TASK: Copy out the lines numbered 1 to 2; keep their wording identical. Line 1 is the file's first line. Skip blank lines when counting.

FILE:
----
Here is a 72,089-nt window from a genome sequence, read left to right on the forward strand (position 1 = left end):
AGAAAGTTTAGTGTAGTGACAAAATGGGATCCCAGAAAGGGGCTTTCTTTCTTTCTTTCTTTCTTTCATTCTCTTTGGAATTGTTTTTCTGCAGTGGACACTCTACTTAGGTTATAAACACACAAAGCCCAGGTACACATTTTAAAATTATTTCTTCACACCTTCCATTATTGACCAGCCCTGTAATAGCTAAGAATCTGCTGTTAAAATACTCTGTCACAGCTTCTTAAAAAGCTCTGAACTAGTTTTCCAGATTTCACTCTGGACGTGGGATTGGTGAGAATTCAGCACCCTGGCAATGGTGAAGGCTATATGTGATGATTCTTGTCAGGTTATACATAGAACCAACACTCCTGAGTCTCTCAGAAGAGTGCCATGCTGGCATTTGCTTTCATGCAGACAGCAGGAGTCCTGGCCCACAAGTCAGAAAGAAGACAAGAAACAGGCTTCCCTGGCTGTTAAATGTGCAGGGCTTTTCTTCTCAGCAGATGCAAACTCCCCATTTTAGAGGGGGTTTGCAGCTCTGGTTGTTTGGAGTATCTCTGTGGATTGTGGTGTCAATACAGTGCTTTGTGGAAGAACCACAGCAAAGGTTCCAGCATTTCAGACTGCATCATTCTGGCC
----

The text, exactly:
Here is a 72,089-nt window from a genome sequence, read left to right on the forward strand (position 1 = left end):
AGAAAGTTTAGTGTAGTGACAAAATGGGATCCCAGAAAGGGGCTTTCTTTCTTTCTTTCTTTCTTTCATTCTCTTTGGAATTGTTTTTCTGCAGTGGACACTCTACTTAGGTTATAAACACACAAAGCCCAGGTACACATTTTAAAATTATTTCTTCACACCTTCCATTATTGACCAGCCCTGTAATAGCTAAGAATCTGCTGTTAAAATACTCTGTCACAGCTTCTTAAAAAGCTCTGAACTAGTTTTCCAGATTTCACTCTGGACGTGGGATTGGTGAGAATTCAGCACCCTGGCAATGGTGAAGGCTATATGTGATGATTCTTGTCAGGTTATACATAGAACCAACACTCCTGAGTCTCTCAGAAGAGTGCCATGCTGGCATTTGCTTTCATGCAGACAGCAGGAGTCCTGGCCCACAAGTCAGAAAGAAGACAAGAAACAGGCTTCCCTGGCTGTTAAATGTGCAGGGCTTTTCTTCTCAGCAGATGCAAACTCCCCATTTTAGAGGGGGTTTGCAGCTCTGGTTGTTTGGAGTATCTCTGTGGATTGTGGTGTCAATACAGTGCTTTGTGGAAGAACCACAGCAAAGGTTCCAGCATTTCAGACTGCATCATTCTGGCC